This question could relate to whether or not you believe that investment markets are efficient. Ask yourself, “What makes me smarter than the market? What is my competitive advantage?” You may have special industry knowledge or subscribe to special research that few other investors have. Or, you may have beliefs about exploiting certain market anomalies, like buying stocks with low price-to-earnings ratios. Once you have decided what your competitive advantage is, you must decide how you can profitably execute a long-term trading plan to exploit it. Your trading plan should include rules for both buying and selling investments. Also, keep in mind that your competitive advantage can eventually lose its profitability simply by other investors implementing the same strategy. On the other hand, you may believe that investment markets are completely efficient, meaning that no investor has a consistent competitive advantage. In this case, it is best to focus your strategy on minimizing taxes and transaction costs by investing in passive indexes.
- Will your investment strategy perform well in every market environment? If not, when will it perform the worst?
There is an old saying on Wall Street, “The market can remain irrational longer than you can remain solvent.” Good investment managers know where their investment performance comes from, and can explain their strategy’s strengths and weaknesses. As market trends and economic themes change, many great investment strategies will have periods of great performance followed by periods of lagging performance. Having a good understanding of your strategy’s weaknesses is crucial to maintaining your confidence and investing with conviction, even if your strategy is temporarily out of vogue. It can also help you find strategies that may complement your own. A popular example of this would be mixing both value and growth investing strategies.
- Do you have a system in place for measuring the effectiveness of your investment strategy?
It is difficult to improve or fully understand something that you do not measure. For this reason, you should have a benchmark to measure the effectiveness of your investment strategy. Your benchmark should match your investment objective, which in turn, should match your investment strategy.Two common types of investment benchmarks are relative and absolute benchmarks. An example of a relative benchmark would be a passive market index, like the S&P 500 Index or the Barclays Aggregate Bond Index. An example of an absolute benchmark would be a target return, such as 6% annually. Although it can be a time-consuming process, it is important to consider the amount of risk you are taking relative to your investment benchmark. You can do this by recording the volatility of your portfolio’s returns, and comparing it to the volatility of your benchmark’s returns over of periods of time. More sophisticated measures of returns that adjust for risk are the Treynor Ratio and the Sharpe Ratio.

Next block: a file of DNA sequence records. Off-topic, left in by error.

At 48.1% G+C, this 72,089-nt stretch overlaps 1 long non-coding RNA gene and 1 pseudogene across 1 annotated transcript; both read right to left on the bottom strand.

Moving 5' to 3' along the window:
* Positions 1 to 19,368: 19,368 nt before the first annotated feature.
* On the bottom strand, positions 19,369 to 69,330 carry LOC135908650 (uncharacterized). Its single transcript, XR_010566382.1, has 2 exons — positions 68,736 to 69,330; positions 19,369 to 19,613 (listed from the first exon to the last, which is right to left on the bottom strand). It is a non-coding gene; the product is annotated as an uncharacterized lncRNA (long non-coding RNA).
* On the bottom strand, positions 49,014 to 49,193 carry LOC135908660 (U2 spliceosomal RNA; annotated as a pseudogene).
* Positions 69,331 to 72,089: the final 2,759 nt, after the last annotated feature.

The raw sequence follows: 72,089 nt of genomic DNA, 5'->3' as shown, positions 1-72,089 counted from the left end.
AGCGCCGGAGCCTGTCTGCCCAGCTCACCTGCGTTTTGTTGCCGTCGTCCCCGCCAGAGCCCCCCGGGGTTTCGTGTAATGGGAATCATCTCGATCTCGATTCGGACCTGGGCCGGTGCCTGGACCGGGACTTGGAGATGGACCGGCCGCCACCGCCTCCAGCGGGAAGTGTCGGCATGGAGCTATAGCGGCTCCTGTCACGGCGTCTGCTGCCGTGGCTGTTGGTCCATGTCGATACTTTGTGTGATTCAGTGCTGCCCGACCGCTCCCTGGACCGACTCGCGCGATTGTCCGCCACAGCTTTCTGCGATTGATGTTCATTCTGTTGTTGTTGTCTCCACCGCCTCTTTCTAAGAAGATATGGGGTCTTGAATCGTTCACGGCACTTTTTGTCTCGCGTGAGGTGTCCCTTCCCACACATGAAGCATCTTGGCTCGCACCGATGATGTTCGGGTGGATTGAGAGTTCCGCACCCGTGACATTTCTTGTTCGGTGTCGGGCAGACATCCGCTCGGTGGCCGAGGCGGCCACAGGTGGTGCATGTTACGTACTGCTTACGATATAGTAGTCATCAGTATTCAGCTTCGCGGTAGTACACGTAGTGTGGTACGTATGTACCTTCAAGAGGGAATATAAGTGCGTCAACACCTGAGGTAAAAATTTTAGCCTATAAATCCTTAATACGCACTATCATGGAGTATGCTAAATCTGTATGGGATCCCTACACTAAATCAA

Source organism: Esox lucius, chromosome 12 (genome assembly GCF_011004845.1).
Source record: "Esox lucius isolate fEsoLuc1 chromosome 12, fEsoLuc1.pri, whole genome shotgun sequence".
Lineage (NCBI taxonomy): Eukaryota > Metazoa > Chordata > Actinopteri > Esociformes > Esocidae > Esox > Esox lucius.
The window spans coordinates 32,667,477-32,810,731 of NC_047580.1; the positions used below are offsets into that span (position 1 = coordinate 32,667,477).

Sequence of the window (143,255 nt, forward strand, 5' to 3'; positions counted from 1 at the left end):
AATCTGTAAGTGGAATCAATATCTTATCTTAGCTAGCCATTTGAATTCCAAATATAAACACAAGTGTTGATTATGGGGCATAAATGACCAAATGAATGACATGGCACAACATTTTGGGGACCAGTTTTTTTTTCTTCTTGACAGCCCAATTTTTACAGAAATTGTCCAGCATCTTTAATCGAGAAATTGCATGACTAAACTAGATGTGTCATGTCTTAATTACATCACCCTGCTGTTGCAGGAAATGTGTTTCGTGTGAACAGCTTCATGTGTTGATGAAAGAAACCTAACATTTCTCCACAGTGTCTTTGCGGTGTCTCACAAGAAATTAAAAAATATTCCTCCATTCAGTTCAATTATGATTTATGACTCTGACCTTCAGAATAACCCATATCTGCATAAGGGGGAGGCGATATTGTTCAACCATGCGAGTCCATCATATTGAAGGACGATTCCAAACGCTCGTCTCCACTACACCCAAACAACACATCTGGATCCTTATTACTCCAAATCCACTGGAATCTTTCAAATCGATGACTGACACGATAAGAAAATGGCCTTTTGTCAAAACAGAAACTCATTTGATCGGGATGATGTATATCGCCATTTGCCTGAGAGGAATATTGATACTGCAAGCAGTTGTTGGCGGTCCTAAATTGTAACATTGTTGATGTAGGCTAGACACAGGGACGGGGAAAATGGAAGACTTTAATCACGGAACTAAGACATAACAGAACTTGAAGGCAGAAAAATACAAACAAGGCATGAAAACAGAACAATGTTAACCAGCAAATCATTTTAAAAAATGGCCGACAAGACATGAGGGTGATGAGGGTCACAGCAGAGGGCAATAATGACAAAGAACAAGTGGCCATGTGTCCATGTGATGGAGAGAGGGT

Sun Tzu, an ancient Chinese military general and strategist, once said, “Tactics without strategy is the noise before defeat”. Sun Tzu knew that having a well thought out strategy before you go into battle is crucial to winning. Good money managers have a clear understanding of why investments are over and undervalued, and know what drives their investment performance. If you are going to battle against them everyday in investment markets, shouldn’t you? Great trades may win battles, but a well-thought-out investment strategy wins wars.
How do you find out if a stock you own or want to own is worthy of holding? There are signs you can look out for that serve as warning bells. They are:
- Negative cash flows
Cash flow is the lifeblood of a business. The P&L statement are based on accrual and credit basis (due to accounting standards). Thus, not all the profits shown are actually in the company coffers. Some are still not received (as shown in an increase in accounts receivables). So, looking at “cash flow from operating activities” under the cash flow statement shows the real profitability of the company. Profits can be increasing but cash flow decreasing year after year for a few consecutive years is a major warning sign.
- High debt-to-equity ratio
Debt-to-equity ratio is total liabilities divided by the shareholders’ equity. A high number (above 0.9) equates to high debt levels.
- Insiders selling
When the company directors and fund managers are selling in huge chunks, you certainly want to flee as well. Add that to the negative cash flows and you have a recipe for disaster.
- Resignations of auditors and key management
Resignation of key officers especially the Chief Financial Officer without a concrete reason has to be looked into. Resignations of auditors all of a sudden has to be investigated as well.
- SEC/SGX investigations
When the authorities step in, something really disastrous might be happening for the company. By then, the share prices would have plunged. The first warning sign would already have come from the negative cash flows year-on-year for a few consecutive years.